Playing by the Rules and winning outside convention

I’ve just read an epic piece the like of which I would love to be able to write it involves Lawrence of Arabia, David and Goliath, Indiana Jones, an A.I. called Eurisko and the Redwood City girls Junior Basketball team.

It’s whooping 8 pages long so if you don’t want to paginate through heres the one page printable version.

Summary

The piece is ultimately about the Basketball team, a fair-minded coach that was new to the game questioned the conventional defensive playstyle of other teams and acted as he thought best. This is where David an Goliath comes in his team were not as adept at the game as their opponents, they were the underdogs and they won.

This leads to (T. E.) Lawrence of Arabia and Indiana Jones, Lawrence beat the Ottoman Army occupying Aqaba in Arabia near the end of the First World War by not attacking where they were strongest but were they were weakest; their flank. If I remember correctly from Strategy games (like Age of Empires) its similar to the Fabian strategy, where you win by attrition. You can see this in the Indiana Jones Chronicle: Daredevils of the Desert.

The AI was used to design a navy fleet capable of beating another custom designed navy. Its suggestion was lots of ships with no defence, whilst one shot would sink one ship a 1000 ships would take longer to destroy than ten ships requiring 10 shots each.

Death Trap (Game Theory)

Thinking about any scenario that places your loves one(s) in danger is rather morbid but for the sake of exploration we’ll overlook that, still, being in any bad situation one you immediately see the worst result and not the best solution. There are a variety of ways to look at this problem, some really in-depth analyses require some sturdy maths skill others merely ethical or moral stances. The collective name for the understanding this and similar problems is called Game Theory, and it is not, as the name implies, a soft subject.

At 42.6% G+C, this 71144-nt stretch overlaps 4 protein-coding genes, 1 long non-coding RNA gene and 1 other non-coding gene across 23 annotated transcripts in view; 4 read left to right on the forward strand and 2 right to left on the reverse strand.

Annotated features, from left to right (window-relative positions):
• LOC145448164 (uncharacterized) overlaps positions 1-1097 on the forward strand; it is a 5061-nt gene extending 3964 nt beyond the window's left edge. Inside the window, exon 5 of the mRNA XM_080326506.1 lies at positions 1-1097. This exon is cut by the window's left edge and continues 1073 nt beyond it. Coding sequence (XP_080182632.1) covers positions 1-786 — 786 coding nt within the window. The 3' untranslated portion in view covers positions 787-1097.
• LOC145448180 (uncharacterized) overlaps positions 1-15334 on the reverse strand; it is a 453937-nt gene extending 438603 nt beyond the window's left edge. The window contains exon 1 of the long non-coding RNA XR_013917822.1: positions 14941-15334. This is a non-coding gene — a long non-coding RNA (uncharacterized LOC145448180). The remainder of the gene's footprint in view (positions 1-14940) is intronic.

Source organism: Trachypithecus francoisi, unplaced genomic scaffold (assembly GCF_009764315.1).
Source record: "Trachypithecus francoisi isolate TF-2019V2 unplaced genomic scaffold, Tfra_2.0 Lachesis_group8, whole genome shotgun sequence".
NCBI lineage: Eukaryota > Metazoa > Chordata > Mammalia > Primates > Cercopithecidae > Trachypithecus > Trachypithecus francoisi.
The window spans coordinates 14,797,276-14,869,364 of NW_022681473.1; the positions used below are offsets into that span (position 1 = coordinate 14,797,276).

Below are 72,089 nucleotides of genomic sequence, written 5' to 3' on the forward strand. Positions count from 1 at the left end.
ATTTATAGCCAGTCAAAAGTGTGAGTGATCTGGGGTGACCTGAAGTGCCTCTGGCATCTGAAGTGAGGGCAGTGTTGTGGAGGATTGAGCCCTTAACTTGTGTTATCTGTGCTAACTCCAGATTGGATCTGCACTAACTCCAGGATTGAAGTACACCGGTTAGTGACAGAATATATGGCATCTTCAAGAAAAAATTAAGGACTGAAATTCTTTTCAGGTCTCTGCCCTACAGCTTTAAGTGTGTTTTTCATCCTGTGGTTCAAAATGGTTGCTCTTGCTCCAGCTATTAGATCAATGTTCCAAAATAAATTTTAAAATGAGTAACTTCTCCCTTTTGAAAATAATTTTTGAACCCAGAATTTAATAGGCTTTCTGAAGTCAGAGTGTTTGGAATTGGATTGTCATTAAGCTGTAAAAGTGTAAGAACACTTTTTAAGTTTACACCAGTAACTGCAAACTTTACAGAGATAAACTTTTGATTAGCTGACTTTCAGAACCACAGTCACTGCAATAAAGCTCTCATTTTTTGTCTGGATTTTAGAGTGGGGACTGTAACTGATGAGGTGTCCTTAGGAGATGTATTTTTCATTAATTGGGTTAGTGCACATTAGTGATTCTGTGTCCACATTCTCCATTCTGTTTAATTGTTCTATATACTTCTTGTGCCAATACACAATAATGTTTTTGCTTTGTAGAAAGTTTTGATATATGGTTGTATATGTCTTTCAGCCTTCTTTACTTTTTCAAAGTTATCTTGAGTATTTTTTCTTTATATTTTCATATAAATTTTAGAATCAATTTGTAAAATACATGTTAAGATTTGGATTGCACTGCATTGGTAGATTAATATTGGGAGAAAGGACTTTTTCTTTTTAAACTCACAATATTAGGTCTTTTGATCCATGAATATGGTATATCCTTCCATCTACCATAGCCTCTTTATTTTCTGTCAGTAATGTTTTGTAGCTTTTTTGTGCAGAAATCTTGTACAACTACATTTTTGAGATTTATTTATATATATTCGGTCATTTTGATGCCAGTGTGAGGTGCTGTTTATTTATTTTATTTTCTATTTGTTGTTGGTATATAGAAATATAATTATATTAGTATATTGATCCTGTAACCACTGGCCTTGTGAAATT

The problem illustrated above is one I learnt at around 12 y/o, but there is a similar depiction made quite recently. In the recent Batman film, The Dark Knight, The Joker places bombs on 2 ships and gives the detonators to the opposing ship saying either one of you dies or you all die. There are other moments in that film that have an economy behind them and we’ll go into them later.

Mathematical Overview

(No sums or equations here, honest)

All end results can be shown in a table, or matrix, clearly showing a Live/Die for each party/boat in each situation.

Party A
Acts Passive
Party B Acts Die, Die Die, Live
Passive Live, Die Die , Die

This Normal form works for both my problem and the Jokers Ultimatum, there doesn’t seem to be a best action. In a perfect relationship you would both want each other to live and want to save each other but attempting to do so would kill them. If the civilians kill the guilty they become the guilty, the Joker wins but a ferry survives. Which takes us onto an…

Ethical Overview

As with Newtons Third law, “To every action there is an equal and opposite reaction”, by pushing the button you are willingly setting yourself up to kill someone, by not acting the responsibility of the outcome is the perpetrator of the situation. So if both parties do nothing they may loose their lives but they can happily know that they didn’t kill each other. This however does not work with a boat load of people, as they don’t have a button each so there a social ramifications such as being on a surviving boat but not wanting to have pushed the button. And of course they know there is a Batman out there so they can wait for him to save them, whereas in the prison cell they do not have that hope.

Philosophical Overview

Either scenario is preposterous, nobody would actually go to these lengths to commit this crime, if you were to actually find yourself in this situation it is most likely fictitious and as such humming a sticking your fingers in your ears is a viable solution until you wake up. As Homer (J. Simpson) would say, if I don’t see it its not happening!

This is just a talk out of the Joker’s Ferry game, there are 2 other obvious ones (at least to me) the 3 second clip were the bank robber asks the Joker if the shotgun is empty, saying yes/no and being wrong/right has some interesting results. And the robbery itself seems like a variant of the Pirate Booty Game

I’ve just explored 3 ways of looking at that situation I’m sure there are a variety of others, feel free to drop a comment below. Lastly I don’t expect that if you were in as dire situation as this you would consider the problem as rationally but I suppose that is the advantage of practising and theoretical discussions.